Salmon Arm Secondary graduate Bechara Saab and his company Mobio Interactive made their app, Am Mindfulness, created to assist in addressing stress and mental health issues, free to residents in China to help them while isolating in response to COVID-19. (Contributed)

Salmon Arm Secondary graduate Bechara Saab and his company Mobio Interactive made their app, Am Mindfulness, created to assist in addressing stress and mental health issues, free to residents in China to help them while isolating in response to COVID-19. (Contributed)

Column: Salmon Arm Secondary grads making a difference in our complicated world

Shuswap Passion by Jim Cooperman

Out of the thousands of graduates from Salmon Arm Secondary, a few stand out because of their outstanding contributions that are helping make the world a better place.

Biology professor Michael Worobey, who graduated in 1991, credits his “absolutely first rate” educational experiences in Salmon Arm for providing him the foundation needed to achieve success in academia.

Although he did not have to use the extra credits he gained in high school from his advanced placement biology and physics tests, they did provide him with a boost to do well at Simon Fraser University where, in his last year, he became fascinated in evolutionary biology. His summer Shuswap Rapattack job experiences also helped him during his postgraduate schooling interview, as he was awarded a prestigious Rhodes Scholarship to Oxford where he gained his PhD.

After a brief fellowship with Oxford during which he travelled to Africa to research the origin of AIDS, Worobey chose to apply to the University of Arizona because of its reputation as the top school for research into the history of pathogens. He credits his casual attitude during his interview for helping him achieve a teaching and research position at the university.

To date, Worobey has concentrated on two topics, the evolution of AIDS and the origins and the reasons behind the severity of the 1918 Spanish Flu pandemic, which killed upwards of 50-million people world-wide, most of whom were under the age of 30. His research, which included examining 100-year-old slides of tissues, shows how the Spanish Flu likely began many years earlier and the immunity in older people was due to their exposure to a similar virus when they were young.

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Currently, Worobey is working fulltime on COVID-19 and his lab is one of many that have produced a full gene sequencing of the approximately 30,000 nucleotides in the virus’s DNA, which allows scientists to understand how fast the virus is spreading and to track mutations. Using this data helped Washington State understand the severity of the problem and institute an early lockdown, which is now helping them flatten the curve.

Bechara Saab remembers how in his senior year at SAS, a presentation to the school by Rhodes scholar Michael Worobey helped inspire him to reach for the top. He also credits the opportunity he was given to work with a group of RCMP officers doing research as a key learning experience that helped him understand how adults think and interact. His physics and chemistry teachers helped spark his interest in science, which he pursued at UBC.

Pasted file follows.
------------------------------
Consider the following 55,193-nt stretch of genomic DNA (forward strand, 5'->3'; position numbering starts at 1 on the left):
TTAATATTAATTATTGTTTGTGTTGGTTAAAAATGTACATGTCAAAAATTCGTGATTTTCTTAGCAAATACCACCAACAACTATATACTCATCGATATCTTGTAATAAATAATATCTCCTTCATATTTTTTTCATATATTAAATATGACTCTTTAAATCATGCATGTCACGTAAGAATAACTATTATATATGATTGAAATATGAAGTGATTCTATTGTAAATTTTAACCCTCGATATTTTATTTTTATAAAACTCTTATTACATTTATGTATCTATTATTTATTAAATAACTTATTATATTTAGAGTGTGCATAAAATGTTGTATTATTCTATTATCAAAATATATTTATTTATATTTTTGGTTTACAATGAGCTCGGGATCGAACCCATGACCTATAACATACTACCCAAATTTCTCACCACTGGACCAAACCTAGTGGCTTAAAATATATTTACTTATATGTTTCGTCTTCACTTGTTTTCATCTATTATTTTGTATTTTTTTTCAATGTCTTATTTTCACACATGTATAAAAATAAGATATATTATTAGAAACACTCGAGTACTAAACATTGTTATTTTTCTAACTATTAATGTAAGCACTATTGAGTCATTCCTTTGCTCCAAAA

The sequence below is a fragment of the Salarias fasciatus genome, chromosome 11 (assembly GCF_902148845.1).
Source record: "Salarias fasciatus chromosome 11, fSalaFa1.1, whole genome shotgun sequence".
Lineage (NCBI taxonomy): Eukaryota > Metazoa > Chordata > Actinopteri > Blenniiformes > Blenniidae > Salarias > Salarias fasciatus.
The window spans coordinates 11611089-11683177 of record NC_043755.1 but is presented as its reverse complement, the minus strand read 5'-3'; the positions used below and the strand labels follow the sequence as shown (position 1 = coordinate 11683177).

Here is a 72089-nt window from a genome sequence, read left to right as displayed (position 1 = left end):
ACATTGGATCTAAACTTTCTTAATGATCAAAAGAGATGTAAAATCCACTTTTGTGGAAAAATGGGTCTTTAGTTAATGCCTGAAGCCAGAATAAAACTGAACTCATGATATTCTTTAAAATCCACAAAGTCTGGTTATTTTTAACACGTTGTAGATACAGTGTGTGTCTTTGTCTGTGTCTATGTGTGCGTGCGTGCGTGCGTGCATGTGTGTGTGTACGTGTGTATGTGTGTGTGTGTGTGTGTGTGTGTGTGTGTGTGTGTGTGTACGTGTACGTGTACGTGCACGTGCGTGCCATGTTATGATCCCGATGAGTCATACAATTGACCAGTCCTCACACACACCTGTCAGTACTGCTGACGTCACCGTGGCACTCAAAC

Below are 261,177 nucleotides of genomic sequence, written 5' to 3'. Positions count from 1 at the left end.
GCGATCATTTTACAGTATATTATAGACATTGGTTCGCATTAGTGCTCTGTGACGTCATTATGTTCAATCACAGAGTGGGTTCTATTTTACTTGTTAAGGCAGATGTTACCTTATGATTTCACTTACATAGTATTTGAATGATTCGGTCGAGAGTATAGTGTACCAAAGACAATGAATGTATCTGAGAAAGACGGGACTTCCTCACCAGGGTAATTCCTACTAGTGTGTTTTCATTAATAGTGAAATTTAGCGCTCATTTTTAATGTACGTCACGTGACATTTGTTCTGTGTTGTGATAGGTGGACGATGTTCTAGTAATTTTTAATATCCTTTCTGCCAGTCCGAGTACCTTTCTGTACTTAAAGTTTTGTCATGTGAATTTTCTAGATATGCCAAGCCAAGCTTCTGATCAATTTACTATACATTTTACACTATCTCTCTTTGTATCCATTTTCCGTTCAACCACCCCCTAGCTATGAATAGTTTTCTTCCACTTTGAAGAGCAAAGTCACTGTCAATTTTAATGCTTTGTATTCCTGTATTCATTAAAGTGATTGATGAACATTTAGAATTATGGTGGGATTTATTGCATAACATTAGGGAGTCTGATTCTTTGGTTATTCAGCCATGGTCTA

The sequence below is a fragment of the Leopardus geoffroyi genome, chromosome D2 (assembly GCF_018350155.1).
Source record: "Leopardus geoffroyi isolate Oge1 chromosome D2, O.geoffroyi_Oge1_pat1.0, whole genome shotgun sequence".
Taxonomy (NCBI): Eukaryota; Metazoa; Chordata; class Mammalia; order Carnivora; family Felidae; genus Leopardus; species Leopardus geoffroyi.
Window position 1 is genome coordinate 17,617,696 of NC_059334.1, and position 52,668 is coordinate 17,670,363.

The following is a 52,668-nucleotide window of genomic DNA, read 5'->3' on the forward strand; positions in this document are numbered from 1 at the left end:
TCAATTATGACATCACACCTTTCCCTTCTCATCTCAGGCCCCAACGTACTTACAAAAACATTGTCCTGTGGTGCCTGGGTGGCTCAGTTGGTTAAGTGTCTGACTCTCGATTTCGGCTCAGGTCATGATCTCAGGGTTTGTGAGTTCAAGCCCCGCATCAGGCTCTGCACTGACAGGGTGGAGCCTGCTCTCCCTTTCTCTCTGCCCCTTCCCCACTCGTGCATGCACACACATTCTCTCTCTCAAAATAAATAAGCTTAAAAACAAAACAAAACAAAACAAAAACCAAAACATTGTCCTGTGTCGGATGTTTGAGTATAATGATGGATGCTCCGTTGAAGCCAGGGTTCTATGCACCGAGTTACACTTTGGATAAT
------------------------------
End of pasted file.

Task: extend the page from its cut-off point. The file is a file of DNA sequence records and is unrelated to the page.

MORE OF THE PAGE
It was during his exchange year at Glasgow that he decided to pursue a career in neuroscience, as he was fascinated about how little was known about the neural chemistry of thinking.

During his PhD work at Toronto’s Mt. Sinai Hospital, using genetically engineered lab mice Saab discovered a molecular link between exploration and learning that involved the hippocampus. His work continued at the Zurich Neuroscience Centre, where more research that utilized optogenetics and wireless electrophysiology uncovered molecular correlations to memory, the connections between cognitive disease and the lack of exploration and curiosity and how the brain has the capability to change.

Rather than continuing to carry on with more pure research, Saab realized the knowledge he had already gained could be put to practical use. Intrigued with the ancient practice of mindfulness used in yoga and meditation, he teamed up with meditation guides and phone technology experts to develop the Am Mindfulness app that uses a camera phone to take mind and body measurements. His company, Mobio Interactive, states the app can be used to assess, prevent and treat mental health, and its use can reduce stress, increase the ability to concentrate and eventually lessen the need for pharmaceuticals.

When the novel Coronavirus hit China, Saab’s company gave the app free to every citizen to help them cope with isolation and, in mid-March, the app became free for everyone around the world. Most recently, Mobio Interactive released a special mindfulness “journey” called “Facing Covid” to support health-care workers and everyone in quarantine, and it has teamed up with the New York School of Medicine and the Zurich Psychiatry Hospital to provide free, worldwide digital stress-relieving training.

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SAS graduate Michael Worobey, professor at the University of Arizona, made a breakthrough in discovering what caused the 1918 influenza pandemic. (Contributed)

SAS graduate Michael Worobey, professor at the University of Arizona, made a breakthrough in discovering what caused the 1918 influenza pandemic. (Contributed)